Most Frequently Asked Wine Questions, Part 2

Keep the wine knowledge flowing! More answers to the most common wine questions I receive.

Answers to the most common wine questions I receive! I recently shared the first five questions in this post, and the next round of questions and answers is below. Keep the wine knowledge flowing!

How do I know what wine to buy? 

When buying wine, you should leverage experts where you can—they are there to help find the right wine within the right price point. When you are shopping in a local wine store, know your budget, and mention if the bottle is for a particular menu. At restaurants, ask the sommelier for advice. Here also, be clear about your budget. In either case, it’s always helpful to mention what wines you do like—a tip here is to keep a note on your phone of a few bottles you’ve tried and liked, and mention what those are. That said, it’s fun to be open to new regions, varietals or styles—the discovery is one of the best parts of drinking wine!

If you are not consulting an expert, I recently shared this article in one of my Sunday Seven posts—I think it does a good job of walking you through a decision tree for buying wine.

I mentioned local wine stores and restaurants above, but left out grocery stores. I would try and avoid buying wine in the grocery store if at all possible. There are a few exceptions, but most wine in grocery stores is manufactured by giant alcoholic beverage companies focusing on quantity. The bottles are stored upright, which tends to dry out the cork if there is one. The intense fluorescent light can impair flavors and aromas. The wine can remain on the shelves until it is past its prime. These mass-produced wines can be adequate for drinking in their youth and usually represent the region they came from and the grapes used, which means you at least know what you’re getting. The wines will suffice but aren’t going to be special, if that’s what you’re after.

What makes a wine buttery, and how do I avoid it?

The “buttery” sensation you get in your wine is likely one of two things:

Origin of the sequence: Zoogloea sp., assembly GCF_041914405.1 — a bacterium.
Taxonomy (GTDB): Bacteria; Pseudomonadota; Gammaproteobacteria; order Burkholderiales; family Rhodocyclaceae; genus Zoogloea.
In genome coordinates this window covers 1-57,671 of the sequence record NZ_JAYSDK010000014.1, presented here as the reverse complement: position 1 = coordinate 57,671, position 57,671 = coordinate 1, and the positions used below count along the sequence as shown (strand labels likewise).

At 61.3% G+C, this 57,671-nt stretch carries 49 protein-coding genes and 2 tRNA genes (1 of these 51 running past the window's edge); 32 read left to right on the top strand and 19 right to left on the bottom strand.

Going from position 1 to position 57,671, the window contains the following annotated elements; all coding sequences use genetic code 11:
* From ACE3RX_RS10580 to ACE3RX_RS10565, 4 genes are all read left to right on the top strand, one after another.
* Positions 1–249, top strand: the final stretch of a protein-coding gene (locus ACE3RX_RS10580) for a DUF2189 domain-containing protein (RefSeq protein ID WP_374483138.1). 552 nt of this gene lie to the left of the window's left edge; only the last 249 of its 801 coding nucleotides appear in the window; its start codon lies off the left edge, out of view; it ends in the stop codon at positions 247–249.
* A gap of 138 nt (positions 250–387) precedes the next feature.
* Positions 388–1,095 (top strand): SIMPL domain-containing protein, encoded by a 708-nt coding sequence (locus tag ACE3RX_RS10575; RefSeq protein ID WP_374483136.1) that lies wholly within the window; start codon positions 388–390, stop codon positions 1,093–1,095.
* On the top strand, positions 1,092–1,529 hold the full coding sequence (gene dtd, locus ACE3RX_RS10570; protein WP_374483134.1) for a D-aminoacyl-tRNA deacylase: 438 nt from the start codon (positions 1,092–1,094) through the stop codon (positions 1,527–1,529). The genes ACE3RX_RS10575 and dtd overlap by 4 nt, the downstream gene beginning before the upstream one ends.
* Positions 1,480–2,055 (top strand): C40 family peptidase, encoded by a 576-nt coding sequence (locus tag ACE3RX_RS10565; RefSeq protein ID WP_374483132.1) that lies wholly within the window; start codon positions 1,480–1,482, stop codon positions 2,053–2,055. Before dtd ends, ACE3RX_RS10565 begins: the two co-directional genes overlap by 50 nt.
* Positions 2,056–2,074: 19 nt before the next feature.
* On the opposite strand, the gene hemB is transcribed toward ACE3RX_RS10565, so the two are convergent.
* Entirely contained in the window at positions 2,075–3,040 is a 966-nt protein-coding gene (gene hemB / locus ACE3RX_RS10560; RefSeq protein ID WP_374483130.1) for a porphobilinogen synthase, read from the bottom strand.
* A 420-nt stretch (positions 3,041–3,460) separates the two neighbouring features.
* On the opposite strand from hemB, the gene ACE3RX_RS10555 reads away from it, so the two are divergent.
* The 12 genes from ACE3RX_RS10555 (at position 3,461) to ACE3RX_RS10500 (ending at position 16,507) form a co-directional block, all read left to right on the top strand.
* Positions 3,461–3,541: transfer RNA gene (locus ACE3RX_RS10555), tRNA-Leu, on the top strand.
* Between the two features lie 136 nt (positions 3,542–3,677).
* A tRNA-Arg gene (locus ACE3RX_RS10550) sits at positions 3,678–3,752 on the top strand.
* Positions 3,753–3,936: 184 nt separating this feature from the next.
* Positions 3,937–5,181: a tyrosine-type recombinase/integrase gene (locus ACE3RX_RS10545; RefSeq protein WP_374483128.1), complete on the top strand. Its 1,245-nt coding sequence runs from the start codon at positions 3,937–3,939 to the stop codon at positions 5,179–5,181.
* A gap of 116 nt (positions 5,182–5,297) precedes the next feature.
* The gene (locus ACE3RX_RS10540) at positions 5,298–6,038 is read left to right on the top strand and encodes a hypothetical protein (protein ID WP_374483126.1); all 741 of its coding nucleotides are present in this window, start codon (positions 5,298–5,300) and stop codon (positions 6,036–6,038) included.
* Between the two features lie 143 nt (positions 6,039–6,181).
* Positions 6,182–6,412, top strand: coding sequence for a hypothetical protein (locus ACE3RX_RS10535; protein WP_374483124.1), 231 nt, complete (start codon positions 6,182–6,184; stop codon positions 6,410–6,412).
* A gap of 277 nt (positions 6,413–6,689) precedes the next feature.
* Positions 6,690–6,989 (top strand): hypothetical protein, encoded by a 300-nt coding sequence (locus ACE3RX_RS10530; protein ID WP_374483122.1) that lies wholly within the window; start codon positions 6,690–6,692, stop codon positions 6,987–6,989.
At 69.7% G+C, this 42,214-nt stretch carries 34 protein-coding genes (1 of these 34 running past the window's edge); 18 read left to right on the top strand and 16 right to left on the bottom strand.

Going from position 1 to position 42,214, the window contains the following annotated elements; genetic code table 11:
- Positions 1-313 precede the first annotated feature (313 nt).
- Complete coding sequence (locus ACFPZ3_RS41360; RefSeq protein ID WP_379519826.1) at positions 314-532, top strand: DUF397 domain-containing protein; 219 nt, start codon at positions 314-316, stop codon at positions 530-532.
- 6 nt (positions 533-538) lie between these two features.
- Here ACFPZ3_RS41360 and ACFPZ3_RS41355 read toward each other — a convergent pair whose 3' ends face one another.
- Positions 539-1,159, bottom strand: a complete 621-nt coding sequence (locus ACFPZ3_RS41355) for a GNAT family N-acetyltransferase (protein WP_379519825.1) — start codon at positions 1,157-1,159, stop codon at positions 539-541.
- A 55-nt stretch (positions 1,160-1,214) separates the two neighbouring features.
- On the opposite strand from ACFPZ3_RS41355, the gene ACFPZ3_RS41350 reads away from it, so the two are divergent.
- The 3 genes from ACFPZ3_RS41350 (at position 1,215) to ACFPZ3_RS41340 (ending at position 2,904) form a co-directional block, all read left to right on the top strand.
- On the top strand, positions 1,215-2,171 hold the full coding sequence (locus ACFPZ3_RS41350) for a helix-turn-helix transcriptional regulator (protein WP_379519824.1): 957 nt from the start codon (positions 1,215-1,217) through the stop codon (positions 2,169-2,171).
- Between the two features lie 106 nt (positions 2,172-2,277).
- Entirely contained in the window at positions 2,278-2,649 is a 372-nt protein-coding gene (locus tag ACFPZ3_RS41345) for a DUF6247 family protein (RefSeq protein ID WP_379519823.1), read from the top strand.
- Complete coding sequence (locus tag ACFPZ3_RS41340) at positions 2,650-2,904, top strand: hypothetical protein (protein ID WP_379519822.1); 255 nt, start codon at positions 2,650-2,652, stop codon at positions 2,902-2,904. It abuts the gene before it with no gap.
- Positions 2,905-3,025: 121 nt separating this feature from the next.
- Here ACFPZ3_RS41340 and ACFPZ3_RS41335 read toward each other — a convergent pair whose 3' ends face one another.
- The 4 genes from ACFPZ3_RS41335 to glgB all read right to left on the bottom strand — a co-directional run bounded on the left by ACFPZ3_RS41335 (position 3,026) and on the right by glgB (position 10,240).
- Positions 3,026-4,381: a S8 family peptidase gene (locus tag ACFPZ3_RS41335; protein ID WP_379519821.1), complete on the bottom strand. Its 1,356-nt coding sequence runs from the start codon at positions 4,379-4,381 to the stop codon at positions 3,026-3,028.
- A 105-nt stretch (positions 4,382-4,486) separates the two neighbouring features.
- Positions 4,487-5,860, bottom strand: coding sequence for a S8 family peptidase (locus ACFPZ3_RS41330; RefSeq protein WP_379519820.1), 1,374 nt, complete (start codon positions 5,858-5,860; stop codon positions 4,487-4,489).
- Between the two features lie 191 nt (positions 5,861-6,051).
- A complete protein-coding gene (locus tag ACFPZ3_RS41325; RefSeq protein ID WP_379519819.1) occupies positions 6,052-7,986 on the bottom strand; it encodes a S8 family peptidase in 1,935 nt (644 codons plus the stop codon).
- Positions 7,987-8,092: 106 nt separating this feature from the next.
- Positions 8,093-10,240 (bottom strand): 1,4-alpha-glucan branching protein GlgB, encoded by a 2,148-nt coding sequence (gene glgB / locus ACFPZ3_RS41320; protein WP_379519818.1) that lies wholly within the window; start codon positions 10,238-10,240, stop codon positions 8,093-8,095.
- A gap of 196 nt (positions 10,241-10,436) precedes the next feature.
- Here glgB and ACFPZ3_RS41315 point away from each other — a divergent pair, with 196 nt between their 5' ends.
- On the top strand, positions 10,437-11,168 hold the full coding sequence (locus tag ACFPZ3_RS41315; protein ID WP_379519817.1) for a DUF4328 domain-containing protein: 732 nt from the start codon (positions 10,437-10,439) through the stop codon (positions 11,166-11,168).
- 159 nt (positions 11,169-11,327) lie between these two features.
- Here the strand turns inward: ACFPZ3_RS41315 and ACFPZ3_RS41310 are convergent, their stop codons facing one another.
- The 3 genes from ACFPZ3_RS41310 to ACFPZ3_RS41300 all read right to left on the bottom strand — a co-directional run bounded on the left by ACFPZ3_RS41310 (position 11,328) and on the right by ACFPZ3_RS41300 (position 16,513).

1. Oak aging—Oak aging in wine can impart a soft, creamy sensation to a wine, similar to that of butter. Oak is more often associated with vanilla and spice flavors, but some people attribute butter to oak.
  2. Malolactic fermentation (ML)—Buttery taste also comes from diacetyl, a byproduct of malolactic fermentation, which is the process of introducing lactic bacteria to a wine to make it less acidic and creamier.

Many wines check the box of of oak aging or ML, but I have noticed the term buttery is most commonly associated with Chardonnay.

If you cringe at buttery chardonnay, the good news is that there’s a whole world of chardonnays out there that don’t rely on oak or malolactic fermentation, or that use them sparingly and with nuanced balance. 

Chardonnay from Burgundy (“White Burgundy”) is a good place to start. White Burgundy is easy-drinking with fresh apple and lemon citrus notes, and is almost never aged in oak. Also, check out unoaked wine from the U.S and other places. When Chardonnay is aged in stainless steel, it’s fresh and lean and will most likely taste much more refreshing and clean, without the butter.

How much wine should I pour?

It’s universally agreed upon that there are five servings of wine in a bottle. Most people tend to overfill their glasses when pouring. Instead, you should fill the glass only about a third, which allows aromas to fill the bowl and offers room in the glass to swirl and release aromas. 

To get more specific, most wine glasses hold eight to 12 ounces. The widest point of a glass tends to coincide with the five- to six-ounce mark, which is a standard serving. So, that’s the trick: fill your glass only to the widest part of the bowl, and you should be good!

Do wine legs mean a better wine?

If you swirl wine in a glass and then set it down for a few seconds, you’ll see the liquid trail back down in streaks that form a sort of collar around the inside. These are the often-discussed wine “legs,” or “tears.” 

Despite what you may have heard, wine legs or wine tears are not an indication of quality of wine. Instead, they are an indicator of key information about the alcohol level in wine; wines with higher alcohol content will form legs more easily. Wines that contain a larger number of heavier molecules—such as tannins and sugar—will also form legs more easily, which explains why legs are more likely to be seen in heavy reds and/or sweet wines. 

What is the right way to hold my wine glass?

You’ll notice many people holding a wine glass by the bowl of the glass. When holding wine by the glass bowl rather than the stem, you’re warming the wine with your hands inadvertently, and detracting from the experience. Instead, hold all stemmed wine glasses (red, white, etc) towards the base of the stem between your thumb, forefinger and middle finger. You’ll find that your other fingers will just rest on the base naturally.

Knowledge is power—cheers!

1 comment on “Most Frequently Asked Wine Questions, Part 2

  1. Whits A.

    I feel like I have asked all of these questions! Thanks for putting them forth.

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